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Translating Basho : matsutake pine mushrooms

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Larry Bole:
Sorry to be joining this discussion so late, but I find it very interesting.

Here is David Barnhill's translation:

it's become so ragged
it looks like a pine

and I found Oseko's translation online at, of all places, a Japanese confectionary site(!):

A matsutake mushroom!
With its skin scarred, it looks like
A real pine tree!

Regarding hodo: in my Random House Japanese-English dictionary, meaning #3 is given as "to (" And the online EUDict says it means "degree, extent, bounds, limit."

In fact, Barnhill uses the word "extent" in his literal translation:

mushroom! / worn extent as-for / pine's appearance

Here is Reichhold's literal translation:

pine mushroom <> / scratched surface (state of being) / pine tree's shape

I was thinking of a pine tree looking like a tall triangle, narrowing to a point at the top. So I liked up "red pine" on Wikipedia. There are pictures of several varieties at the Wikipedia entry. None look like my image of a pine. I then looked up 'matsudake'. The picture of a red pine at the Wikipedia entry that most looks like the mushroom to me is the middle picture in the top row under "References", the one that is described as "Planted in a Japanese Garden."

As far as I can tell, only three translators who have published translations (outside of scholarly journals) have bothered to translate this haiku into English: Oseko, Barnhill, and Reichhold. And I can understand why--it seems a little artificial to me, although one could see in it a pointing out of an underlying unity of things, of correspondence between things. Of course, if kabureta (kabureru?) means "influenced by," or "reacting to," then I can see that. I must be missing something regarding how kabureta gets translated as "ragged" or "scarred."

Although both Barnhill and Reichhold list the haiku's date in their notes to the haiku as being in a period from 1684 to 1694, Reichhold puts it in her years 1692-94  section of translations, which would put it in Basho's 'karumi' style period. Basho started out writing often very clever, Danrin-style haiku, and I don't think a tendency to indulge in cleverness ever wholly left him, even in his 'karumi'-style period. This haiku seems to me to have a touch of that cleverness about it. Too much cleverness in poetry is not to my taste, although it is a prevalent style in contemporarly mainstream English-language poetry.


Gabi Greve:
Hi Larrry,

yabureta, ragged ... have a look at the bark of the akamatsu, which is the part of the tree Basho is comparing his mushroom to.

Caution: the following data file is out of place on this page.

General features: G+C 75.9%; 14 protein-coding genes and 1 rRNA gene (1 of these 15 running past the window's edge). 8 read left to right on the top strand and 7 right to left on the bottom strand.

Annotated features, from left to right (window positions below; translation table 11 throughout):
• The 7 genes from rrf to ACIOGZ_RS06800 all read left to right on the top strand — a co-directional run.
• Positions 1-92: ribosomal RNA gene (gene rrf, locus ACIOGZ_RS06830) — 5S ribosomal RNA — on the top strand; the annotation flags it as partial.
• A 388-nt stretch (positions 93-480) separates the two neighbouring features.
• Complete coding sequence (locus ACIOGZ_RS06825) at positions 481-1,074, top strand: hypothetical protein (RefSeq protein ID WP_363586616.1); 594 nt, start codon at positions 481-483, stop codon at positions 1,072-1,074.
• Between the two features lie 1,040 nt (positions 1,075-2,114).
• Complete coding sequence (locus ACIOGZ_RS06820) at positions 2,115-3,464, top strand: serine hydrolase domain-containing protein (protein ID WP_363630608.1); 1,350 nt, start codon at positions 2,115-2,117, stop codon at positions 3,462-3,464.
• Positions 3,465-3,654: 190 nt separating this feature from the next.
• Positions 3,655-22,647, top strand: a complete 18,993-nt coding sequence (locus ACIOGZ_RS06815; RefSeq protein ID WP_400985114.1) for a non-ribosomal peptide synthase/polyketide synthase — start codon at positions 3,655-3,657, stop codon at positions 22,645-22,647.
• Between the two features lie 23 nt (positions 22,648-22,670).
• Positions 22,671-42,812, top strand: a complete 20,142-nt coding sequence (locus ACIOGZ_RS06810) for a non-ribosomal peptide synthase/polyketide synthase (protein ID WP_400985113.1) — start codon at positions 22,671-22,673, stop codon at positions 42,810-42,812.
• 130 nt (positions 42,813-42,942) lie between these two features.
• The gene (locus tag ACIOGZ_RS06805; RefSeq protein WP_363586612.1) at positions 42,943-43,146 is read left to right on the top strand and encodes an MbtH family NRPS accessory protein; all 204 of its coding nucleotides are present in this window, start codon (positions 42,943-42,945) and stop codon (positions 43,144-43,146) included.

Matsutake - The name comes from the area where the mushroom grows, in a pine grove of Japanese red pines (akamatsu).
The broken parts of the hat look like the broken bark of akamatsu.
anyway, to translate matsutake simply as "mushroom" does not help the understanding.

Don Baird:

it looks more like a red pine
with its ragged top

I think this would infer that the more ragged the top, the more it looks like a pine.  jmho


Gabi Greve:
it looks more like a red pine
with its ragged top


This would imply, more than any other mushroom, if my German is not too much interfering.

Yours is a nice version, but the nihongo is a bit different in nuance.

Also, I wonder if the name "Matsutake" is well enough known outside of Japan to be used as a word in this poem?

matsutake ya kabureta hodo wa matsu no nari

Basho could put a lot of information in these three sections:

The name of the mushroom comes from the area where the mushroom grows, in a pine grove of Japanese red pines (akamatsu).
But as Basho takes a closer look, he finds that the form of the mushroom itself resembles the tree.
The broken, tattered (yabureta) parts of the hat look like the broken bark of akamatsu.
The haiku contains the kireji (cutting word YA) at the end of line 1
It also contains the word HODO ... the more of this ... the more of that

So here is my paraverse, containing all the information in the haiku by Basho

pine mushrooms -
the more ragged their tops
the more they  look like red pine
AAAAA, Don san,  have you ever tasted dobin mushi ?


Don Baird:
Yes ... hodo, in the end, is extremely important here.  I wasn't able to make that evident enough in the version I posted.  Quite the puzzle - Japanese to English.  It's just as hard however, English to Japanese!



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